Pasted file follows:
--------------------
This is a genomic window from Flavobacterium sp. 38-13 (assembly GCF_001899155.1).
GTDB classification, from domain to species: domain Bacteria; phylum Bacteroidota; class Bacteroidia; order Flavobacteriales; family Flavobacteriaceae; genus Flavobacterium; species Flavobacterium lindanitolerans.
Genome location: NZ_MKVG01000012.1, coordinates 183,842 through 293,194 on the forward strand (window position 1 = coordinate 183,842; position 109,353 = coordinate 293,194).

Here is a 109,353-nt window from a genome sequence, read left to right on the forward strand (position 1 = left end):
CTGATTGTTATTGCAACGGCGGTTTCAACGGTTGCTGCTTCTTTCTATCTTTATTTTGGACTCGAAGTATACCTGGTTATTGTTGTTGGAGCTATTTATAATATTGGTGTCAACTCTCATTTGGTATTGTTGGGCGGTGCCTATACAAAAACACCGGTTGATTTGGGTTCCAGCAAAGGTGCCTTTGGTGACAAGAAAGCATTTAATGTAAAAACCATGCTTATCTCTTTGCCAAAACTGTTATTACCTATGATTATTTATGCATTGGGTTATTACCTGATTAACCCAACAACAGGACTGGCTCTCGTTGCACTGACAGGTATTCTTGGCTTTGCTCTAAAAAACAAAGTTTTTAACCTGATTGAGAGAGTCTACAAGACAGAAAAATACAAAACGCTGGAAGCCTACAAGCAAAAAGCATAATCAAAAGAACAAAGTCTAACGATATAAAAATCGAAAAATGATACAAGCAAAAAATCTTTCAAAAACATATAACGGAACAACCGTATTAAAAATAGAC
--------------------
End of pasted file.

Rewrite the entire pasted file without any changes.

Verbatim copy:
This is a genomic window from Flavobacterium sp. 38-13 (assembly GCF_001899155.1).
GTDB classification, from domain to species: domain Bacteria; phylum Bacteroidota; class Bacteroidia; order Flavobacteriales; family Flavobacteriaceae; genus Flavobacterium; species Flavobacterium lindanitolerans.
Genome location: NZ_MKVG01000012.1, coordinates 183,842 through 293,194 on the forward strand (window position 1 = coordinate 183,842; position 109,353 = coordinate 293,194).

Here is a 109,353-nt window from a genome sequence, read left to right on the forward strand (position 1 = left end):
CTGATTGTTATTGCAACGGCGGTTTCAACGGTTGCTGCTTCTTTCTATCTTTATTTTGGACTCGAAGTATACCTGGTTATTGTTGTTGGAGCTATTTATAATATTGGTGTCAACTCTCATTTGGTATTGTTGGGCGGTGCCTATACAAAAACACCGGTTGATTTGGGTTCCAGCAAAGGTGCCTTTGGTGACAAGAAAGCATTTAATGTAAAAACCATGCTTATCTCTTTGCCAAAACTGTTATTACCTATGATTATTTATGCATTGGGTTATTACCTGATTAACCCAACAACAGGACTGGCTCTCGTTGCACTGACAGGTATTCTTGGCTTTGCTCTAAAAAACAAAGTTTTTAACCTGATTGAGAGAGTCTACAAGACAGAAAAATACAAAACGCTGGAAGCCTACAAGCAAAAAGCATAATCAAAAGAACAAAGTCTAACGATATAAAAATCGAAAAATGATACAAGCAAAAAATCTTTCAAAAACATATAACGGAACAACCGTATTAAAAATAGAC